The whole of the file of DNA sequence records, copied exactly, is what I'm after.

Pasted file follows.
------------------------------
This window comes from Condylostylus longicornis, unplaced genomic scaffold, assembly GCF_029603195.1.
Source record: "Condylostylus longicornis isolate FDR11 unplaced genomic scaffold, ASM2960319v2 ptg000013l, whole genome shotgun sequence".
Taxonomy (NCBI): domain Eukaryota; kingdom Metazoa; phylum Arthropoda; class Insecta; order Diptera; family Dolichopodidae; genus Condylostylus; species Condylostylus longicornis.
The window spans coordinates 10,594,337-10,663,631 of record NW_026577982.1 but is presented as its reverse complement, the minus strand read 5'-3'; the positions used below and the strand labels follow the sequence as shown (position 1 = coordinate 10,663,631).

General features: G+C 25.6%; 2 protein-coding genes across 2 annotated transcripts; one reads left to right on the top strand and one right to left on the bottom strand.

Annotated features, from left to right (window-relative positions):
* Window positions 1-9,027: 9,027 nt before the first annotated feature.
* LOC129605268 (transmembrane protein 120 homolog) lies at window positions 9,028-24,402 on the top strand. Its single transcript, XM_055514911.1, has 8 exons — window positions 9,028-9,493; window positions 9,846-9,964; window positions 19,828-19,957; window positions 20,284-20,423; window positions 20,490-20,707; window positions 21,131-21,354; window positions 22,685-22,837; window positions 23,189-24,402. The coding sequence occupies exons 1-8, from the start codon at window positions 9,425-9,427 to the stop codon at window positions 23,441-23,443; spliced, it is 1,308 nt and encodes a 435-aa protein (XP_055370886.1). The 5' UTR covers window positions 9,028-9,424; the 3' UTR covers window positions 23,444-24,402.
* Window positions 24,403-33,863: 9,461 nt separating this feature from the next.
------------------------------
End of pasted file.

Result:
This window comes from Condylostylus longicornis, unplaced genomic scaffold, assembly GCF_029603195.1.
Source record: "Condylostylus longicornis isolate FDR11 unplaced genomic scaffold, ASM2960319v2 ptg000013l, whole genome shotgun sequence".
Taxonomy (NCBI): domain Eukaryota; kingdom Metazoa; phylum Arthropoda; class Insecta; order Diptera; family Dolichopodidae; genus Condylostylus; species Condylostylus longicornis.
The window spans coordinates 10,594,337-10,663,631 of record NW_026577982.1 but is presented as its reverse complement, the minus strand read 5'-3'; the positions used below and the strand labels follow the sequence as shown (position 1 = coordinate 10,663,631).

General features: G+C 25.6%; 2 protein-coding genes across 2 annotated transcripts; one reads left to right on the top strand and one right to left on the bottom strand.

Annotated features, from left to right (window-relative positions):
* Window positions 1-9,027: 9,027 nt before the first annotated feature.
* LOC129605268 (transmembrane protein 120 homolog) lies at window positions 9,028-24,402 on the top strand. Its single transcript, XM_055514911.1, has 8 exons — window positions 9,028-9,493; window positions 9,846-9,964; window positions 19,828-19,957; window positions 20,284-20,423; window positions 20,490-20,707; window positions 21,131-21,354; window positions 22,685-22,837; window positions 23,189-24,402. The coding sequence occupies exons 1-8, from the start codon at window positions 9,425-9,427 to the stop codon at window positions 23,441-23,443; spliced, it is 1,308 nt and encodes a 435-aa protein (XP_055370886.1). The 5' UTR covers window positions 9,028-9,424; the 3' UTR covers window positions 23,444-24,402.
* Window positions 24,403-33,863: 9,461 nt separating this feature from the next.